A High Court judge has ruled that a nine year-old boy in England must be returned to his father in France.
The boy’s parents met in 1996 on the island of Réunion. Although it is located in the Indian Ocean, east of Madagascar, Réunion is part of France.
The couple never married but lived together in both Réunion, where their son, ‘B’, was born and in the south-western city of Bordeaux on mainland France. After they separated, the mother claimed that the father “was frequently verbally and physically violent to her” during their relationship. She also alleged that he was violent towards B but maintained that she did not press charges because the local police did not take domestic violence seriously.
The father “vehemently” denied the mother’s claims. He cited statements from the family’s doctor and B’s teacher in Réunion, who both said “they saw no evidence that the mother or B were the victims of physical abuse”.
In 2007, the parents separated and two years later a local court ruled that B should live with his mother but that the father should spend regular time with his son. This arrangement continued until December 2010, when the mother told the father she was taking B to see a Christmas tree at her workplace, but instead moved to New Caledonia. This is a French territory in the Pacific Ocean, located around 750 miles off the east coast of Australia. She admitted that this move was made without the consent of the father or the courts in Réunion.
Shortly after the move, the mother successfully petitioned the High Court in Réunion for permission to relocate to mainland France. In the same order, the father was granted access to B in mainland France during school holidays.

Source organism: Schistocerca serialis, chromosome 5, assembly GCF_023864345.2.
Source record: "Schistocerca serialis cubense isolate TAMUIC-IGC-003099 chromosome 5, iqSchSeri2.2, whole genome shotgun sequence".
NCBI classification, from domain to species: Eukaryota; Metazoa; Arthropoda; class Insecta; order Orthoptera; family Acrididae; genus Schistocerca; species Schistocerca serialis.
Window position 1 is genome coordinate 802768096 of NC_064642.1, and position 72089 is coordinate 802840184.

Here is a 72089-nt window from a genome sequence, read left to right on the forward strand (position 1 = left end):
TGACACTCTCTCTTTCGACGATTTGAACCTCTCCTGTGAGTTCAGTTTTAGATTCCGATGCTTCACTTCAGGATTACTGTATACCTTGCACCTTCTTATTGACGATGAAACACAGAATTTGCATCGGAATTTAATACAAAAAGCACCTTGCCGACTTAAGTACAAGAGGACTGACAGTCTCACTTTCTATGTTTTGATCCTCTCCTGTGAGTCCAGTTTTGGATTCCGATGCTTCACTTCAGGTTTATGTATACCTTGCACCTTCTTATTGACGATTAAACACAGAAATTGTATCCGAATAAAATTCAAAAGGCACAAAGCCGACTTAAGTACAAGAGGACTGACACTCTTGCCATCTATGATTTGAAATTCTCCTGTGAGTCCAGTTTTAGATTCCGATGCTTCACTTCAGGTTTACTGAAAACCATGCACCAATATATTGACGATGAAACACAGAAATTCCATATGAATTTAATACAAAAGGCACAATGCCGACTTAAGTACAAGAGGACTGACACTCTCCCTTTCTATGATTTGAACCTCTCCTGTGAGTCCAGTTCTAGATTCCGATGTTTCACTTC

When the father sent a maintenance payment to an address the mother claimed she had moved to in a suburb of Paris, it was returned undelivered. He then contacted the French authorities to track down B and the mother. They were eventually found living in London, so the father applied for B’s return under the Hague Convention on the Civil Aspects of International Child Abduction.
Mr Justice MacDonald heard the father’s application at the Royal Courts of Justice in London. He ruled that the mother had “deliberately sought to conceal the whereabouts of B from the father” from 2010 onwards, and that this had led him to “engage the authorities in a lengthy (and no doubt expensive) search”.
In Hague Convention cases like this one, the return of a child can be prevented if the parent who took them is able to establish that they are now settled in their new country. The mother made such a claim but the judge said this settlement was “built on an edifice of deliberate concealment”. He said that, as a consequence, the mother’s defence had failed and B must therefore return to France.
To read Re B in full, click here.